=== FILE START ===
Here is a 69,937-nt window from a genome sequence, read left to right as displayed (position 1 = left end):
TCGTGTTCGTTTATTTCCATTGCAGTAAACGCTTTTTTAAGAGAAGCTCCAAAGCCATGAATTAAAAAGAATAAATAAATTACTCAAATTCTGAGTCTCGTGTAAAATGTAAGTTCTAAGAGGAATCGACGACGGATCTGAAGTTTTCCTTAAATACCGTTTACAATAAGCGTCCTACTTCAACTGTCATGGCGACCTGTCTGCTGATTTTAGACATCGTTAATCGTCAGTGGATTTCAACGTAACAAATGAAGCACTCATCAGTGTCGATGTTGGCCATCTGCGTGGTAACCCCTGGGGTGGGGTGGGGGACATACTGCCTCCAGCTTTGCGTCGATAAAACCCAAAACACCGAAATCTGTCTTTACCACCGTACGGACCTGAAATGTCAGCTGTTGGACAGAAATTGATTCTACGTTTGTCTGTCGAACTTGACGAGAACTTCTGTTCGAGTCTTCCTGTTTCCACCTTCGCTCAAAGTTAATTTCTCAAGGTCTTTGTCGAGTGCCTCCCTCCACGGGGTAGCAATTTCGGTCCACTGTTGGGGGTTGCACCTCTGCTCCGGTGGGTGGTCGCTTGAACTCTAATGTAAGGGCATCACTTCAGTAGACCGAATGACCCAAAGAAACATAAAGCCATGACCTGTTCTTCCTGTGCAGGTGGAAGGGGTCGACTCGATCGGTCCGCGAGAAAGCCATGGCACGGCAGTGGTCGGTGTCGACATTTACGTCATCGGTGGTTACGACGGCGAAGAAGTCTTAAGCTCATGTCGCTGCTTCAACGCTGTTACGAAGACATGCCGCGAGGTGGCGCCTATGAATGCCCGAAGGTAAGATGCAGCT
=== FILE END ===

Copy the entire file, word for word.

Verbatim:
Here is a 69,937-nt window from a genome sequence, read left to right as displayed (position 1 = left end):
TCGTGTTCGTTTATTTCCATTGCAGTAAACGCTTTTTTAAGAGAAGCTCCAAAGCCATGAATTAAAAAGAATAAATAAATTACTCAAATTCTGAGTCTCGTGTAAAATGTAAGTTCTAAGAGGAATCGACGACGGATCTGAAGTTTTCCTTAAATACCGTTTACAATAAGCGTCCTACTTCAACTGTCATGGCGACCTGTCTGCTGATTTTAGACATCGTTAATCGTCAGTGGATTTCAACGTAACAAATGAAGCACTCATCAGTGTCGATGTTGGCCATCTGCGTGGTAACCCCTGGGGTGGGGTGGGGGACATACTGCCTCCAGCTTTGCGTCGATAAAACCCAAAACACCGAAATCTGTCTTTACCACCGTACGGACCTGAAATGTCAGCTGTTGGACAGAAATTGATTCTACGTTTGTCTGTCGAACTTGACGAGAACTTCTGTTCGAGTCTTCCTGTTTCCACCTTCGCTCAAAGTTAATTTCTCAAGGTCTTTGTCGAGTGCCTCCCTCCACGGGGTAGCAATTTCGGTCCACTGTTGGGGGTTGCACCTCTGCTCCGGTGGGTGGTCGCTTGAACTCTAATGTAAGGGCATCACTTCAGTAGACCGAATGACCCAAAGAAACATAAAGCCATGACCTGTTCTTCCTGTGCAGGTGGAAGGGGTCGACTCGATCGGTCCGCGAGAAAGCCATGGCACGGCAGTGGTCGGTGTCGACATTTACGTCATCGGTGGTTACGACGGCGAAGAAGTCTTAAGCTCATGTCGCTGCTTCAACGCTGTTACGAAGACATGCCGCGAGGTGGCGCCTATGAATGCCCGAAGGTAAGATGCAGCT